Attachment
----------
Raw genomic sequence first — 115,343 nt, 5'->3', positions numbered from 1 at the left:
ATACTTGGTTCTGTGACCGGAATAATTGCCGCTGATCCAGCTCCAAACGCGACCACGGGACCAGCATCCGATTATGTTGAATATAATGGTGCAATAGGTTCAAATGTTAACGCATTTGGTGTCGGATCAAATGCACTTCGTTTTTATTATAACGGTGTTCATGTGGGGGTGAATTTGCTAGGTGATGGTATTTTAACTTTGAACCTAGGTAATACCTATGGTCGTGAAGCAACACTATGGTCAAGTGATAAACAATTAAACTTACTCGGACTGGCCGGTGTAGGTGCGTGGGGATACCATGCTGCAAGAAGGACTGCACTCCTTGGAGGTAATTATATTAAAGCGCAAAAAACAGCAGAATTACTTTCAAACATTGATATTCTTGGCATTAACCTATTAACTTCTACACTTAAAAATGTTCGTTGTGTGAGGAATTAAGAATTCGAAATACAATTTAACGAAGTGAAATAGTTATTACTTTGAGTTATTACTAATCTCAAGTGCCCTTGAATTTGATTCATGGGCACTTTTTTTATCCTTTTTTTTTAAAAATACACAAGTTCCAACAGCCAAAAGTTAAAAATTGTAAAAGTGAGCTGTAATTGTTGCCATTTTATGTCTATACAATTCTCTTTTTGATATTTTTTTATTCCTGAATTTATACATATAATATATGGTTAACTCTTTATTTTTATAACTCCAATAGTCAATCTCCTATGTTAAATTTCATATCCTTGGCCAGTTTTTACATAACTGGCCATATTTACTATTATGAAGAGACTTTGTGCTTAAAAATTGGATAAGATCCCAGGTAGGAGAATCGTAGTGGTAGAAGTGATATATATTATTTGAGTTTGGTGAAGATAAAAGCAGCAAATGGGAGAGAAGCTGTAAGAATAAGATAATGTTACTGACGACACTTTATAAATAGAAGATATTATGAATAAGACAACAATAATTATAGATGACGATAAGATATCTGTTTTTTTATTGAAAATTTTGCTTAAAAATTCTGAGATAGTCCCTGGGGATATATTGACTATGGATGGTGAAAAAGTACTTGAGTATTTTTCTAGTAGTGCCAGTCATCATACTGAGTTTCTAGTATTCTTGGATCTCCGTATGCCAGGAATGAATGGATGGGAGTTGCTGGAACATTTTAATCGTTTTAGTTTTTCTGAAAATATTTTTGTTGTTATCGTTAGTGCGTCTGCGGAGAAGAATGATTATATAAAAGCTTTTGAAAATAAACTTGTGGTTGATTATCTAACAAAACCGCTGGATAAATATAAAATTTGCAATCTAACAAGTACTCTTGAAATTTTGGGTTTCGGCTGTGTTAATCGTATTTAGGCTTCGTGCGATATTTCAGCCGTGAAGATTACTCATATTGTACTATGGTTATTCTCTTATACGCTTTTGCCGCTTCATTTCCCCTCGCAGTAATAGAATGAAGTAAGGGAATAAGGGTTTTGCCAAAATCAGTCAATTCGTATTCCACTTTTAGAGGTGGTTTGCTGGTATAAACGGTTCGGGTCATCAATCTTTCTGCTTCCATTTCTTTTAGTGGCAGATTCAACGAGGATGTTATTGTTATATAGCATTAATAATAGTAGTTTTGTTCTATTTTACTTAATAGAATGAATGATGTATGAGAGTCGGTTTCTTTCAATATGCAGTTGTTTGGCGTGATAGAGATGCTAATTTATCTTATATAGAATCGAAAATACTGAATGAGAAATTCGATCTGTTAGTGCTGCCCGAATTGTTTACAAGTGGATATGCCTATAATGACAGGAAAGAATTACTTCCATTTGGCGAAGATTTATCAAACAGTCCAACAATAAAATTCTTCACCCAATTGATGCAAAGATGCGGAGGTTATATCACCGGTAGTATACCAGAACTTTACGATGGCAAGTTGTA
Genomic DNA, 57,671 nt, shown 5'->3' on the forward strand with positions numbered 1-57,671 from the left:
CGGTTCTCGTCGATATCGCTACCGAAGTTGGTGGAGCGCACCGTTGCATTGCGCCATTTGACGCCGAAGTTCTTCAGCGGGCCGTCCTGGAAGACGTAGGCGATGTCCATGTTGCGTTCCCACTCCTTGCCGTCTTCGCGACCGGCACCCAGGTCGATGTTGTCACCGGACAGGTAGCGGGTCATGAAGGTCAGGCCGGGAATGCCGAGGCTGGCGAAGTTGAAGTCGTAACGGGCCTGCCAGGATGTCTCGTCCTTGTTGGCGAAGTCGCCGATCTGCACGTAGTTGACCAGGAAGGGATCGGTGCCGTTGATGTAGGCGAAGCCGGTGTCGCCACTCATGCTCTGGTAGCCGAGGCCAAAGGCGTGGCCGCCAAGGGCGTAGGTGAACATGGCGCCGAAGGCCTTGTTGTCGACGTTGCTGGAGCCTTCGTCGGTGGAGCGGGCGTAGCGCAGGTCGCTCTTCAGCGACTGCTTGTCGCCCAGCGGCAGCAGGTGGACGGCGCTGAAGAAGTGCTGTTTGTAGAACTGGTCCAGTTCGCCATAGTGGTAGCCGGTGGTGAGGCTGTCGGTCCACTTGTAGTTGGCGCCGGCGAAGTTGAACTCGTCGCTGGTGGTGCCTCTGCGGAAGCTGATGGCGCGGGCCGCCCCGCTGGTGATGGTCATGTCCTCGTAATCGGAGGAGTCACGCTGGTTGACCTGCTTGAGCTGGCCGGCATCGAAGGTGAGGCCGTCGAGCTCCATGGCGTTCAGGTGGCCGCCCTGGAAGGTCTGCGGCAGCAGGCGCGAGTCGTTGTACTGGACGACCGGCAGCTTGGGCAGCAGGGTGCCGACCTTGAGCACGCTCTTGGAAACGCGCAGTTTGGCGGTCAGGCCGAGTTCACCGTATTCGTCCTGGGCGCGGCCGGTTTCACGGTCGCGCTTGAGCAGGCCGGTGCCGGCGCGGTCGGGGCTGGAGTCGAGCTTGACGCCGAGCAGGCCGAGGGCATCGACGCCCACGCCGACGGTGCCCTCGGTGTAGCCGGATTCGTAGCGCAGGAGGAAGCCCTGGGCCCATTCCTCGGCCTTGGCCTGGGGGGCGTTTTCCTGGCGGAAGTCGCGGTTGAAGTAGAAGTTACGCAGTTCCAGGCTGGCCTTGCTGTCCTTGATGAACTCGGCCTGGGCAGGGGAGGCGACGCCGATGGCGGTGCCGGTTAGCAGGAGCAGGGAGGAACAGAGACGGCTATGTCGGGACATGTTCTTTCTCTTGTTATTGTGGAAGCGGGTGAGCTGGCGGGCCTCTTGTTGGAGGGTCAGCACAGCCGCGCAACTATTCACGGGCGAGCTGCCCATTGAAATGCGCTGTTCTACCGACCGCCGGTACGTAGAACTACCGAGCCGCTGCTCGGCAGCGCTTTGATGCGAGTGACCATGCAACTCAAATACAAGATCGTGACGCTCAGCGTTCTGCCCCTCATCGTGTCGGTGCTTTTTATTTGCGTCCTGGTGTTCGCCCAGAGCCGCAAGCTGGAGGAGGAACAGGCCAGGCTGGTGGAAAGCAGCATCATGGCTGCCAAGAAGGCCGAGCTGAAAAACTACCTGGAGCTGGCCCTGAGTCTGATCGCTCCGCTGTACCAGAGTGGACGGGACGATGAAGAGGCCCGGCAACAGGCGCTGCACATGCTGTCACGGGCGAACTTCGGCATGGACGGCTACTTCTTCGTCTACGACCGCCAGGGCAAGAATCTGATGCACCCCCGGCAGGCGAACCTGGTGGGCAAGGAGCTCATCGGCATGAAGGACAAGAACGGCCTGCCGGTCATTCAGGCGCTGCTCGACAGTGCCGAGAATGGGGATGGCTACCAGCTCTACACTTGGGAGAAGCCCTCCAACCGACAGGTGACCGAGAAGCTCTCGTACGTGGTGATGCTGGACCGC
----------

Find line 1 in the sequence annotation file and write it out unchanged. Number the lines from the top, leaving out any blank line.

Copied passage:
Raw genomic sequence first — 115,343 nt, 5'->3', positions numbered from 1 at the left: